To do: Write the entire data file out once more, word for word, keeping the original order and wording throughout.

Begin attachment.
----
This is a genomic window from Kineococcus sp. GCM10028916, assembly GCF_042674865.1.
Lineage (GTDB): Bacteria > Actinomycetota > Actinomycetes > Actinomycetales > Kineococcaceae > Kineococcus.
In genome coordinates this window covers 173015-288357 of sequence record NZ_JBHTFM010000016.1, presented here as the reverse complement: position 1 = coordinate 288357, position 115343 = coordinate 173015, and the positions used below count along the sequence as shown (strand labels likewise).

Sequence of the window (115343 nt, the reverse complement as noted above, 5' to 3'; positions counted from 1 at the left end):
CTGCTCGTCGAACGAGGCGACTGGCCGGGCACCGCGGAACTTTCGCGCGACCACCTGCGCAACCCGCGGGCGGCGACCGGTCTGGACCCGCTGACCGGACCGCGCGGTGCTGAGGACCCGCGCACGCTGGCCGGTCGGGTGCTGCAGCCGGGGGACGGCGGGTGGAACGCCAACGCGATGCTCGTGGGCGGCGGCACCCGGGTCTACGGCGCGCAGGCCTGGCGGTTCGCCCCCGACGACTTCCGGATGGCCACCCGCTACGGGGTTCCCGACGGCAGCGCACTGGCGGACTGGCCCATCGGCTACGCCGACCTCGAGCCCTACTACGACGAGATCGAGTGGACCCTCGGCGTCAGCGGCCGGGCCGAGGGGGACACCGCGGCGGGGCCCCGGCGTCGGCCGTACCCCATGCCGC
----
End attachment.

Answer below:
This is a genomic window from Kineococcus sp. GCM10028916, assembly GCF_042674865.1.
Lineage (GTDB): Bacteria > Actinomycetota > Actinomycetes > Actinomycetales > Kineococcaceae > Kineococcus.
In genome coordinates this window covers 173015-288357 of sequence record NZ_JBHTFM010000016.1, presented here as the reverse complement: position 1 = coordinate 288357, position 115343 = coordinate 173015, and the positions used below count along the sequence as shown (strand labels likewise).

Sequence of the window (115343 nt, the reverse complement as noted above, 5' to 3'; positions counted from 1 at the left end):
CTGCTCGTCGAACGAGGCGACTGGCCGGGCACCGCGGAACTTTCGCGCGACCACCTGCGCAACCCGCGGGCGGCGACCGGTCTGGACCCGCTGACCGGACCGCGCGGTGCTGAGGACCCGCGCACGCTGGCCGGTCGGGTGCTGCAGCCGGGGGACGGCGGGTGGAACGCCAACGCGATGCTCGTGGGCGGCGGCACCCGGGTCTACGGCGCGCAGGCCTGGCGGTTCGCCCCCGACGACTTCCGGATGGCCACCCGCTACGGGGTTCCCGACGGCAGCGCACTGGCGGACTGGCCCATCGGCTACGCCGACCTCGAGCCCTACTACGACGAGATCGAGTGGACCCTCGGCGTCAGCGGCCGGGCCGAGGGGGACACCGCGGCGGGGCCCCGGCGTCGGCCGTACCCCATGCCGC